Is COVID19 on a Collision Course with 'Utopia'?
In 2015 these lofty goals were undertaken by all United Nations Member states towards global governance for sustainable development. In essence, unknown to the masses, United Nations has dreamt up this awe-inspiring 'utopia' of economic development that is dependent on integrated planetary living.
The above image shows the global call to action in 17 spaces that is designed for sustainable development, ushering in ultimate utopia by 2030. The grand vision: empowered human living.
Then comes along Covid-19, a virus.
What does this mean?
Does it mean COVID-19 is at odds with 17 Sustainable Developmental Goals (SDGs)?
If we are aware of the various targets and Indicators, then our answer is no. We can see SDG3 is about promoting healthy living for all ages around the globe.
Promoting human capital means, tackling global health risk, fostering a healthy mind, global health oversight, health emergency preparedness and end of epidemics as we know it. So, scientific approach to strengthen implementation of SDGs in the aftermath of COVID-19 need to continue with equal force.
Sooner we jump start with renewed realizations our economic-social-environmental actions, the better off we will be for absorbing such shocks in future. Predictions of public health crisis in climate change scenarios are already high. However, scientific discourse in climate conversation is, about how such challenges may be approached by pro-active measures through preventive health care.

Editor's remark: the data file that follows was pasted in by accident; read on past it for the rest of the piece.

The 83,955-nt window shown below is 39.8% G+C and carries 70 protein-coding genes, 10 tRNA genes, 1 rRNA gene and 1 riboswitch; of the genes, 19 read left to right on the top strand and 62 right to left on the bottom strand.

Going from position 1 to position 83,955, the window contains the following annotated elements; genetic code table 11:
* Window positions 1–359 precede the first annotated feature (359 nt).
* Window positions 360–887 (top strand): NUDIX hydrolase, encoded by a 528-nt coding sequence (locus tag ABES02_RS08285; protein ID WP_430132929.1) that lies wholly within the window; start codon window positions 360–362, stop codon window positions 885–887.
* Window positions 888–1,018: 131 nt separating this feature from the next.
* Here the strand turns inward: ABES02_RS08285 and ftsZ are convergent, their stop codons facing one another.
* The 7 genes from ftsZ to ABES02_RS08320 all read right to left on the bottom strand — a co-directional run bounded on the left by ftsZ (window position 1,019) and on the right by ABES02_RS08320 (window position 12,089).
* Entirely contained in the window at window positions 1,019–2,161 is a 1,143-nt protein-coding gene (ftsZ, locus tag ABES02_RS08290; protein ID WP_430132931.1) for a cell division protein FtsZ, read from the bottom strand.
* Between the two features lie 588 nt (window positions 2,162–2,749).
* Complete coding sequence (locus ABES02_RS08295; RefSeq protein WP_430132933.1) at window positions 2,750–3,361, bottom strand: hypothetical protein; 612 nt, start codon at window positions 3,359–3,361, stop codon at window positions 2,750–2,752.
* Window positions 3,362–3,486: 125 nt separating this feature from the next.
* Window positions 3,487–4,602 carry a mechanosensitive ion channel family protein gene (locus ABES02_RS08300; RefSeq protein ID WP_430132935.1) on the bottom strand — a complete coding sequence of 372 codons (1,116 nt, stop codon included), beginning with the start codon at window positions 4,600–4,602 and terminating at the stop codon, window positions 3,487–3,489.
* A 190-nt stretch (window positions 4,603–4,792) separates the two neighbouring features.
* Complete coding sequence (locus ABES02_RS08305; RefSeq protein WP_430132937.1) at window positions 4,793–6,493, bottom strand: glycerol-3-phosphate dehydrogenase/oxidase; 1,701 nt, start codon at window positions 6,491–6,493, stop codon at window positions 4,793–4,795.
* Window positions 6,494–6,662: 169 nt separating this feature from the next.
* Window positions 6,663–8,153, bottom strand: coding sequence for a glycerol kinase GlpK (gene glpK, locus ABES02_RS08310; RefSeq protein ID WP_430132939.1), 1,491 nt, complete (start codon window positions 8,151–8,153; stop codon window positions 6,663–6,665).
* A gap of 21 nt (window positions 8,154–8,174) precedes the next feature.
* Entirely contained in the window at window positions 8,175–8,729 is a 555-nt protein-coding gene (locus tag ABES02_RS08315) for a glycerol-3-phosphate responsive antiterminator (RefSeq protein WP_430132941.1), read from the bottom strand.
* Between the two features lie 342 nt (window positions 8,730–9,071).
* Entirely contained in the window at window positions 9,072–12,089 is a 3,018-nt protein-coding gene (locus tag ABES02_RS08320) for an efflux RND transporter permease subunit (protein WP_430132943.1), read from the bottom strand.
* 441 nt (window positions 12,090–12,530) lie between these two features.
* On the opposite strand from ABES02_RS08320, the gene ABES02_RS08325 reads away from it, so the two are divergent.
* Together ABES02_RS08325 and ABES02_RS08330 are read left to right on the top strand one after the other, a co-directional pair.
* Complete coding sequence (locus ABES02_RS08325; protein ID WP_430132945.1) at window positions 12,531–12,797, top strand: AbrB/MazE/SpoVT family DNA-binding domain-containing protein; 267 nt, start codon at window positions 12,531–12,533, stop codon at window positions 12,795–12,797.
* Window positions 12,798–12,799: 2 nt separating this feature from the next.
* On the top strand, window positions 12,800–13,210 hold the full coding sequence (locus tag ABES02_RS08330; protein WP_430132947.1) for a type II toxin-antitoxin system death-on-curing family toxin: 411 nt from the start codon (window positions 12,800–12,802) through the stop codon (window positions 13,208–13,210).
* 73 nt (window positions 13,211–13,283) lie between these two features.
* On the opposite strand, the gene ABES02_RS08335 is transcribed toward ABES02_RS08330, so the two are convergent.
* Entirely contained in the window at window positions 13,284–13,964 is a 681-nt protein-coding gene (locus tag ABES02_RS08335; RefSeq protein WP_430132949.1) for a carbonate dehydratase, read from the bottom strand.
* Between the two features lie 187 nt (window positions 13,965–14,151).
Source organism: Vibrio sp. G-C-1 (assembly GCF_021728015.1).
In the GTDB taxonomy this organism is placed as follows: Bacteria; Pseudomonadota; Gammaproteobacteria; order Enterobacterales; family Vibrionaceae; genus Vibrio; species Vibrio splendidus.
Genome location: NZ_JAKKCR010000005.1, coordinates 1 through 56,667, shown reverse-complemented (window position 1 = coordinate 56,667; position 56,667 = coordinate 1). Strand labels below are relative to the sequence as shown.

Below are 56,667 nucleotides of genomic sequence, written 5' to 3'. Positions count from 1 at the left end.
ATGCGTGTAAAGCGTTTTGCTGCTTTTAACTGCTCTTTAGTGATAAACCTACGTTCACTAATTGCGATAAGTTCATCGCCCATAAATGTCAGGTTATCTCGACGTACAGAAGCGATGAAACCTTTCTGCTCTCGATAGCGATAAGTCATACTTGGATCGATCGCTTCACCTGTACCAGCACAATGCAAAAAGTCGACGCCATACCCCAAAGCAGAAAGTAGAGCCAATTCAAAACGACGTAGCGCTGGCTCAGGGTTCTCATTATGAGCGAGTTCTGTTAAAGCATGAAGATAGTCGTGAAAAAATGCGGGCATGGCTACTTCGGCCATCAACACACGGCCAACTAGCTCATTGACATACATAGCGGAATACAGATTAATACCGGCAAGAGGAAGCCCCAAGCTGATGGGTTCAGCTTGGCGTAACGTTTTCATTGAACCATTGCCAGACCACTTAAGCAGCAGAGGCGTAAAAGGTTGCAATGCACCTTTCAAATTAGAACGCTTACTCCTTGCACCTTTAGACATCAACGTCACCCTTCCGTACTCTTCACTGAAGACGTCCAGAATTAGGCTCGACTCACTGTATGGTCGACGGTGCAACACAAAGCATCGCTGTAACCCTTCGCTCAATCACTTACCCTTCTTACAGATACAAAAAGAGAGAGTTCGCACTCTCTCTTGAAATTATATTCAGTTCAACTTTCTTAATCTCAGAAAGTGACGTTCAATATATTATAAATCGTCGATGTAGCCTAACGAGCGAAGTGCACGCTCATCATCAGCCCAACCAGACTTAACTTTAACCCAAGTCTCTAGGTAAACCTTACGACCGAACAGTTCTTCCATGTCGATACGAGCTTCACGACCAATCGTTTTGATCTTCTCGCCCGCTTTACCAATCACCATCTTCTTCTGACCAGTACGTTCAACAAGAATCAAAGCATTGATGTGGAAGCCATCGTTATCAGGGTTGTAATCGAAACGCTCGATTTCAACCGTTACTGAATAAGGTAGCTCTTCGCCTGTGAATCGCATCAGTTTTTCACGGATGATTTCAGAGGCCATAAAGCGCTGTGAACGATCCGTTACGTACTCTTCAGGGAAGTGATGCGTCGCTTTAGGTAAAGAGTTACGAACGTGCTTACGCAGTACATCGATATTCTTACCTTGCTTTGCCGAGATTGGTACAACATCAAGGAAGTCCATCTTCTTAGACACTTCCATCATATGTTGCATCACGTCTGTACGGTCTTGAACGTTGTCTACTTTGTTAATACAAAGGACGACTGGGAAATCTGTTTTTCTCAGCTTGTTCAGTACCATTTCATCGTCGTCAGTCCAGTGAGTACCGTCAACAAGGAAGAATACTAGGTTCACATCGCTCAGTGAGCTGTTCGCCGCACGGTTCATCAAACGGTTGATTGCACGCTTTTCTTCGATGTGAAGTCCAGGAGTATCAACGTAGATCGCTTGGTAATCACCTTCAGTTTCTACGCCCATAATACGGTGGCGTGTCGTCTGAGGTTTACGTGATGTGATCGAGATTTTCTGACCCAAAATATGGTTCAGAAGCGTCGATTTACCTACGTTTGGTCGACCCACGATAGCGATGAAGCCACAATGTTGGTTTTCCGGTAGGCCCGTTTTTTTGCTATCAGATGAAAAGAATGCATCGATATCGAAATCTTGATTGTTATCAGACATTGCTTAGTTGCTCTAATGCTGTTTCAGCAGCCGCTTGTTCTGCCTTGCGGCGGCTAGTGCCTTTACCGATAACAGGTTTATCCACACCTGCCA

How does COVID-19 stack up against other existing health ordeals?
While deaths from Covid-19 in the first quarter of 2020 is ~190,236 globally, vector borne disease death annually is ~700,000. Here are few mind boggling stats.
2195 children die of common diarrhea every day x 365 = you do the math
Cancer claims 26,386 lives every day x 365 = you do the math
200 million people drink arsenic laced water in the absence of access to safe drinking water.
COVID-19 lifts the veil of societal shame
'Hand-washing' as obvious as it sounds, is the best to avoid COVID-19. Internet 'memes' of soap use, running hot water for hand-washing, and hand sanitizer use, has dominated the urban cultural landscape in the last few weeks. COVID-19 transcended the divide between the developing and developed countries, only among the privileged few who can afford to have the warm luxuries of cool cleanliness.
Seems like COVID-19 categorized pandemic have shamelessly forgotten about 50% of the world population who lives in South Asia, Sub Saharan Africa and East Asia. Majority do not have access to safe drinking water. Let alone, 24x7 water service flow. And flow of hot water, is nothing more than a pipe dream.
Sarcasm leads one to underscore the fact that 50% of the world population is immune from COVID-19. It should be diligently noted, that global advisories for COVID-19 are exclusive and in contradiction with SDG 10 : Reduced inequality. Framed as such, COVID-19 is indeed in a collision course with utopia. But, it is upon us not to make it so.
Why should we work towards planetary utopia?
In nature, everything is connected. This is equally true of a healthy environment and a healthy economy. We cannot hope to sustain life without taking care of nature. And we need healthy economies to lift people out of grinding poverty and achieve the United Nations Sustainable Development Goals.